“At least he’s vocal openly,” Mitchell said of Walker. “Walter Hussman has been very vocal. He has lunch with superintendent, he gives money. It’s just that John Walker hasn’t affected our policy. Walter Hussman — his actions haven’t been vocal, but they certainly have affected our policies and procedures.”

The new board has already declared its independence from Brooks in several votes in October and November.

First, they elected Mitchell, a veteran board member, president — a departure from tradition, which dictated that the previous year’s vice president became the board’s leader. That would have been Baker Kurrus, a Brooks supporter. The vote was 4-3, with all four black members voting for Mitchell and the three white members voting for Kurrus. Kurrus then asked that the vote be expunged and his nomination withdrawn, and Mitchell was elected unanimously. Armstrong was elected vice president over Larry Berkley in a similar fashion. Fox was elected secretary.

At the Nov. 9 meeting, DeJarnette was allowed to address the board and voice her concerns about the district’s compliance with the federal court’s desegregation order, and more specifically, what she said were Brooks’ efforts to prevent the board from getting an accurate picture of where the district stood.

Several board members, led by Mitchell, chastised Brooks and district attorney Chris Heller for hiring an outside law firm to investigate DeJarnette’s allegations without the board’s approval. Mitchell told Brooks that he had repeatedly overstepped his authority since he’d taken the superintendent’s job in 2004.

The board eventually voted to hire the firm, but demanded that the final report be submitted directly to the board, and not be filtered through district administrators first.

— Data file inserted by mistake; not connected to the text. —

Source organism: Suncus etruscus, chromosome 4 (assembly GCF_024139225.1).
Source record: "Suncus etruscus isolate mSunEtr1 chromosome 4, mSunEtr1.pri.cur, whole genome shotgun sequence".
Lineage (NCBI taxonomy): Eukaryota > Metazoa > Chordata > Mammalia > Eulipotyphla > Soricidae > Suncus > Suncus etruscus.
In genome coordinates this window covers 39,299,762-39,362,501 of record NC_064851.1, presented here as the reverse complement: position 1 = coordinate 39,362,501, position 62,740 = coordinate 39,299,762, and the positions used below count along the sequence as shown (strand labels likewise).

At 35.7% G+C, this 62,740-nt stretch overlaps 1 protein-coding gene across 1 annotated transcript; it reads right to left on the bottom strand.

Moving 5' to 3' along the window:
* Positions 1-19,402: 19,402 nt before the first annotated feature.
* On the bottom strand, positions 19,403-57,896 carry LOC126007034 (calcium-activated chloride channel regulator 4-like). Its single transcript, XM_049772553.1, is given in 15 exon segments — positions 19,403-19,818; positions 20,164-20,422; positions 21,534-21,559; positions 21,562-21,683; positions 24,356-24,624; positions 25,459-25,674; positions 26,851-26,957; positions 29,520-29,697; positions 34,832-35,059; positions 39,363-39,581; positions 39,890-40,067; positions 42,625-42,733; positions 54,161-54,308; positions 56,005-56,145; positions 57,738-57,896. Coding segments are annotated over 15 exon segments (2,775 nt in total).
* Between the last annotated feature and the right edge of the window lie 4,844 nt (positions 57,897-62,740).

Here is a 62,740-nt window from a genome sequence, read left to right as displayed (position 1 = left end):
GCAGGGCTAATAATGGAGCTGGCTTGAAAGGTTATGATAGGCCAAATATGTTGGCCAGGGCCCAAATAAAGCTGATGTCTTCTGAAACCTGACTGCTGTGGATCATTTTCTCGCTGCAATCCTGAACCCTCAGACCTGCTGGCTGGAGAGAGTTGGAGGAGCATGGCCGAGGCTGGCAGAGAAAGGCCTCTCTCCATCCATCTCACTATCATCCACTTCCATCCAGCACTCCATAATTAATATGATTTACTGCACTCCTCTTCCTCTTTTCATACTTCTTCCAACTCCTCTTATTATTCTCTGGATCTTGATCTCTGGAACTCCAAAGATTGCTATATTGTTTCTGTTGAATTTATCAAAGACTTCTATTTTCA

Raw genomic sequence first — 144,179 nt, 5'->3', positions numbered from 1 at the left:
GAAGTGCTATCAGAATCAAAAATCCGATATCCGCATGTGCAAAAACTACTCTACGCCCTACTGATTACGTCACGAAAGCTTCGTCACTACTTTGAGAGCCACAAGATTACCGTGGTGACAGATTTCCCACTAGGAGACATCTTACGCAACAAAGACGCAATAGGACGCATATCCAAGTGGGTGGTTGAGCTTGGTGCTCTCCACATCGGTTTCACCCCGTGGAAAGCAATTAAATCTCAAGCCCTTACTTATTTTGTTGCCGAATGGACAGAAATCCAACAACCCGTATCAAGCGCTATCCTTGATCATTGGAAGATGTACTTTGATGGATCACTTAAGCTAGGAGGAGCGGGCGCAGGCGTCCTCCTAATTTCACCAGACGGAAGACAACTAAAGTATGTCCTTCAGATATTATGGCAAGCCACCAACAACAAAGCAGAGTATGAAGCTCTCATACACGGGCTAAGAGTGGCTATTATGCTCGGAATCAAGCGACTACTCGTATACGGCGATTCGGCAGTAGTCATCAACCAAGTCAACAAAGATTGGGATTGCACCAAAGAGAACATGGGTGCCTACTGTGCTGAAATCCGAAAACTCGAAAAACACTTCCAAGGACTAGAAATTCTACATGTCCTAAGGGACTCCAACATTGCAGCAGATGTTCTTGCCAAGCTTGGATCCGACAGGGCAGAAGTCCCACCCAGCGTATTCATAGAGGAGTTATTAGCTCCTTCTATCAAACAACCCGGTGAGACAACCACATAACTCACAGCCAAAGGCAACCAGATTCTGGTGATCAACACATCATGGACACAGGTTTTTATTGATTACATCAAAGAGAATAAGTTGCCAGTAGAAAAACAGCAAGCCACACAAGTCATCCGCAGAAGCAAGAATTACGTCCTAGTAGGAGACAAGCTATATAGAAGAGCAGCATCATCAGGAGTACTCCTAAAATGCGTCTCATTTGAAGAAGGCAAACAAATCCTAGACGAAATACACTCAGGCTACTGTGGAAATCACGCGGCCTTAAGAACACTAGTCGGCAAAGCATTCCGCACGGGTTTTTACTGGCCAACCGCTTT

At the regular board meeting a week later, several votes went against Brooks. Board members voted not to approve his plan to sell the now-closed Mitchell Elementary School and use the money for repairs to other school buildings. Their decision gives a neighborhood association who fought the closure of the school more time to raise money to buy the building.

Board members also tabled, at the suggestion of Kurrus, three policy changes proposed by the administration. Two dealt with limiting the political activities of district employees, and board members of both races questioned whether the changes were too invasive and restricted. The third change would limit information requests by the board members themselves, so that any information request from an individual board member that district administrators determined would take more than 45 minutes to answer would not be taken on without a consensus of the board.

The board did vote to approve a resolution saying the district was committed to continuing to fulfill the desegregation order’s requirements to evaluate programs aimed at improving minority students’ achievement even after the district is declared unitary and released from court supervision. But the vote was 4-0: Mitchell was absent, and Curry and Armstrong abstained. Daugherty, Kurrus, Fox and Berkley voted in favor.

How the new tide will affect Brooks’ tenure in the district remains to be seen. Last summer, board members voted 5-2 to extend Brooks’ contract; Mitchell and Robert M. Daugherty — at the time the board’s only two non-white members — were the “no” votes.

Mitchell said that as much as she disagrees with Brooks, she doesn’t think that buying out his contract is an option.

“I don’t ever intend to do that,” she said. “We don’t have the money to waste. What I want to do is do something we haven’t done since he’s been there: have the board give him some real goals. He hasn’t had any. I want to sit with him and establish some goals and see if he can reach them. Just like we do with principals and teachers.”

Brooks’ current contract expires in the summer of 2009. Board members could vote next summer to extend it another year, or let it run out. Brooks could also find a job in another district — not uncommon for superintendents of larger school districts, even after just two or three years in a district.